The Bears point out that this season’s 4-3 record matches last season’s mark at the open week. The implication is they won five in a row and seven of their last nine to win the NFC North last season and feel they can do something like that again.
Yes. Well. Ahem. Green Bay and Detroit are ahead of the Bears this season and have beaten them already. But examine perhaps the two biggest reasons for last season’s surge:
The Bears decided to stick with a starting offensive line and to tell offensive coordinator Mike Martz to calm down.
And look at that: The offensive line moved forward with an expanded run game instead of moving backwards to pick up the oft-sacked Jay Cutler.
Smart decisions, those. When the Bears came close to balancing runs and passes, they cut the sacks by about half and became better all the way around, starting with the suddenly cohesive offensive line that had been abused by opponents on the field and by everyone else off it.
And yet, the Bears sound like they might be considering making the opposite decision on the offensive line this season.
Rookie Gabe Carimi is projected to be healthy enough to suit up against Philadelphia and perhaps regain his starting job at right tackle. That means Lance Louis goes back to the bench.
Or does he move to right guard and send Chris Spencer to the bench?
Would the Bears change the right side of their offensive line?
Better question: Why would the Bears change anything that is working with this group?
The idea of playing toy soldiers along the offensive line right now seems silly after the same unit started the same players and helped achieve the same result: back-to-back wins. The offensive line deserves some of the love raining down on Matt Forte.
Louis is showing the combination of viciousness and athleticism that first intrigued offensive line coach Mike Tice. Spencer is showing he can run and pull the way the position demands, even if there are only three runs plays in Martz’s playbook. Louis and Spencer have opened some massive holes and helped Forte own the right edge.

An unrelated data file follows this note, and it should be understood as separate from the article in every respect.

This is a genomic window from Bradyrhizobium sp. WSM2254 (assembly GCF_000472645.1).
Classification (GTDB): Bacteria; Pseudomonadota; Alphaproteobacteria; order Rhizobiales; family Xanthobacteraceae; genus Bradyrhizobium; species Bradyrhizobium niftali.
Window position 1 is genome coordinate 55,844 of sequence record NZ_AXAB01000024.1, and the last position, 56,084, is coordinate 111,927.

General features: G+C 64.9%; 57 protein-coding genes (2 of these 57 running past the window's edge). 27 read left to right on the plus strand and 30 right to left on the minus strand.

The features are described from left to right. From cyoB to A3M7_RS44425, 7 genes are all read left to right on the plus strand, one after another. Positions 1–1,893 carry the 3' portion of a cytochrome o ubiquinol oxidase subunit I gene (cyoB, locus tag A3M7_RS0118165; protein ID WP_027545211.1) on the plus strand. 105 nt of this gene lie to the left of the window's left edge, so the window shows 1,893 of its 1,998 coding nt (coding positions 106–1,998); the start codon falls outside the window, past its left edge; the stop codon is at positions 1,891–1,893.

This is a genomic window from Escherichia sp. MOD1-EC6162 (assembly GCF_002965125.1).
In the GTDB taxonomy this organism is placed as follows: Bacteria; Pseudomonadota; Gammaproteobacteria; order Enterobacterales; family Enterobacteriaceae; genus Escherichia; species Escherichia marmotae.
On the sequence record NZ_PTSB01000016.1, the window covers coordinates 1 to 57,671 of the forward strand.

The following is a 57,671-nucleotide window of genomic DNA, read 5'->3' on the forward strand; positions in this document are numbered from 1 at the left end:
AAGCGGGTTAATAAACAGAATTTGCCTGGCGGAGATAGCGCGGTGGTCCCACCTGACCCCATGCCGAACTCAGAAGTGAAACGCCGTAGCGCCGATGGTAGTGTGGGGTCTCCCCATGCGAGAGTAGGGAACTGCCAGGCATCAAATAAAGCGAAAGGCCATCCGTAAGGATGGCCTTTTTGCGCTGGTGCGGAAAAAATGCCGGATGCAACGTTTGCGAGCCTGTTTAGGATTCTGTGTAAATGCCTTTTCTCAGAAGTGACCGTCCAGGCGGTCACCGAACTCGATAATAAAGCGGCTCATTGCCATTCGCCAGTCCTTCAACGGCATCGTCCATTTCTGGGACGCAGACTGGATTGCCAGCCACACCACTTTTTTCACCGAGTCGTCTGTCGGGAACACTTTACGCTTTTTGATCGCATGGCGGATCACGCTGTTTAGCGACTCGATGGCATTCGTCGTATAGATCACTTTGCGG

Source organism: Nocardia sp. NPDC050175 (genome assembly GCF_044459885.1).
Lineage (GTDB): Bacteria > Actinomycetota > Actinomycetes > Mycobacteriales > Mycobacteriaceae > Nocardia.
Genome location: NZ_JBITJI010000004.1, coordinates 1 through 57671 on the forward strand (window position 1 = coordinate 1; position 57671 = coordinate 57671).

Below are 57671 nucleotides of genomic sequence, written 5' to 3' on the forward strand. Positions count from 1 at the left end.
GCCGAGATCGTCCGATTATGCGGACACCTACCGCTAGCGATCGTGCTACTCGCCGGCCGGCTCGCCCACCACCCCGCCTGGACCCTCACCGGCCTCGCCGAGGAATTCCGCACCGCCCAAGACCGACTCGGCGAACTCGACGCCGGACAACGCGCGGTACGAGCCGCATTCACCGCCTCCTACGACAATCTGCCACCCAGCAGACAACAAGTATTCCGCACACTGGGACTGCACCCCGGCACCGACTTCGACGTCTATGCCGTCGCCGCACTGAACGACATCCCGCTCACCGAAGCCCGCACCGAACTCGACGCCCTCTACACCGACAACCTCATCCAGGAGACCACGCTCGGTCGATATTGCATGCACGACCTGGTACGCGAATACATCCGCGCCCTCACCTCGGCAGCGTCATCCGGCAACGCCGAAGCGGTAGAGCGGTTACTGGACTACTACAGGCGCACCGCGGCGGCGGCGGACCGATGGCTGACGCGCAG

What’s more, communication obviously has been better. But it will be tested when the Bears go into Philadelphia next Monday night, perhaps as dangerously as it was in that debacle in Detroit. And remember, Philly always seems to be hosting “Handguns and Hard Liquor Night.’’
It’s always harder on the tackles when noise is an issue. Makes you want to give Carimi a couple false starts right now. If Carimi starts, he’ll face Philadelphia’s Jason Babin, who’s fast and relentless and coming off a two-sack game. I don’t think Louis could handle him straight up, either, so whoever is playing will get help. But Carimi likely would need more of it, and Cutler would be in favor of that.
Point is, since training camp, and especially because of the aborted offseason, the Bears have used the set-lineup approach along the line. Injuries changed that. So did some bad play. But consistency has always been the idea.
And now they might choose to go against that?
Maybe injuries dictate a change. Spencer has played with a broken hand --- and played well --- but you never know, someone else might be playing through an injury he just can’t play through anymore.
Or maybe the Bears will err on the side of smart. Maybe the Bears will err on the side of cohesiveness for the time being. That looks like the right play for a group that has been making quite of few of them lately.
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